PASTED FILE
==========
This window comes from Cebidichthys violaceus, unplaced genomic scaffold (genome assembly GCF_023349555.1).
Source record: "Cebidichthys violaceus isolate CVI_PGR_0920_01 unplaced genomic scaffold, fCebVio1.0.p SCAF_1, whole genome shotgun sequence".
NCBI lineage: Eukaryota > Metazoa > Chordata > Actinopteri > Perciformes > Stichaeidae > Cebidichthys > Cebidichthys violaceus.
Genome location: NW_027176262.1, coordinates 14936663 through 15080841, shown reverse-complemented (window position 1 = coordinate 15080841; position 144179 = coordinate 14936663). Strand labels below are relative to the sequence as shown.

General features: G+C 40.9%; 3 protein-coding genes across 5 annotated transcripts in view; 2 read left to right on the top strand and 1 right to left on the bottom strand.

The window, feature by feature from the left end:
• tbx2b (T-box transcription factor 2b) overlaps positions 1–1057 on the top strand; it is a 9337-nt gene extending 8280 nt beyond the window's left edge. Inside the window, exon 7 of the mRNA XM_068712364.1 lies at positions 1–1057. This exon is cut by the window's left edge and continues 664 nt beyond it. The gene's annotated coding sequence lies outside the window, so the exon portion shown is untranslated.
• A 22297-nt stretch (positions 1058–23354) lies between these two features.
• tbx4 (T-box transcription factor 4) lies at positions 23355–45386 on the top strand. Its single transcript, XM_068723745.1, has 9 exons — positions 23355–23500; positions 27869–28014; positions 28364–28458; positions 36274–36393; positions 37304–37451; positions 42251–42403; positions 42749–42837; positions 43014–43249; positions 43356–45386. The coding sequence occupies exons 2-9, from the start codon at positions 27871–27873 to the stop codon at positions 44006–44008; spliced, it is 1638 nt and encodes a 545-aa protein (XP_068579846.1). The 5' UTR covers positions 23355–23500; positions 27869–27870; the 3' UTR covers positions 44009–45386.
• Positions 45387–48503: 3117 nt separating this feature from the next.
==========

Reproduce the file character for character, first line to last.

This window comes from Cebidichthys violaceus, unplaced genomic scaffold (genome assembly GCF_023349555.1).
Source record: "Cebidichthys violaceus isolate CVI_PGR_0920_01 unplaced genomic scaffold, fCebVio1.0.p SCAF_1, whole genome shotgun sequence".
NCBI lineage: Eukaryota > Metazoa > Chordata > Actinopteri > Perciformes > Stichaeidae > Cebidichthys > Cebidichthys violaceus.
Genome location: NW_027176262.1, coordinates 14936663 through 15080841, shown reverse-complemented (window position 1 = coordinate 15080841; position 144179 = coordinate 14936663). Strand labels below are relative to the sequence as shown.

General features: G+C 40.9%; 3 protein-coding genes across 5 annotated transcripts in view; 2 read left to right on the top strand and 1 right to left on the bottom strand.

The window, feature by feature from the left end:
• tbx2b (T-box transcription factor 2b) overlaps positions 1–1057 on the top strand; it is a 9337-nt gene extending 8280 nt beyond the window's left edge. Inside the window, exon 7 of the mRNA XM_068712364.1 lies at positions 1–1057. This exon is cut by the window's left edge and continues 664 nt beyond it. The gene's annotated coding sequence lies outside the window, so the exon portion shown is untranslated.
• A 22297-nt stretch (positions 1058–23354) lies between these two features.
• tbx4 (T-box transcription factor 4) lies at positions 23355–45386 on the top strand. Its single transcript, XM_068723745.1, has 9 exons — positions 23355–23500; positions 27869–28014; positions 28364–28458; positions 36274–36393; positions 37304–37451; positions 42251–42403; positions 42749–42837; positions 43014–43249; positions 43356–45386. The coding sequence occupies exons 2-9, from the start codon at positions 27871–27873 to the stop codon at positions 44006–44008; spliced, it is 1638 nt and encodes a 545-aa protein (XP_068579846.1). The 5' UTR covers positions 23355–23500; positions 27869–27870; the 3' UTR covers positions 44009–45386.
• Positions 45387–48503: 3117 nt separating this feature from the next.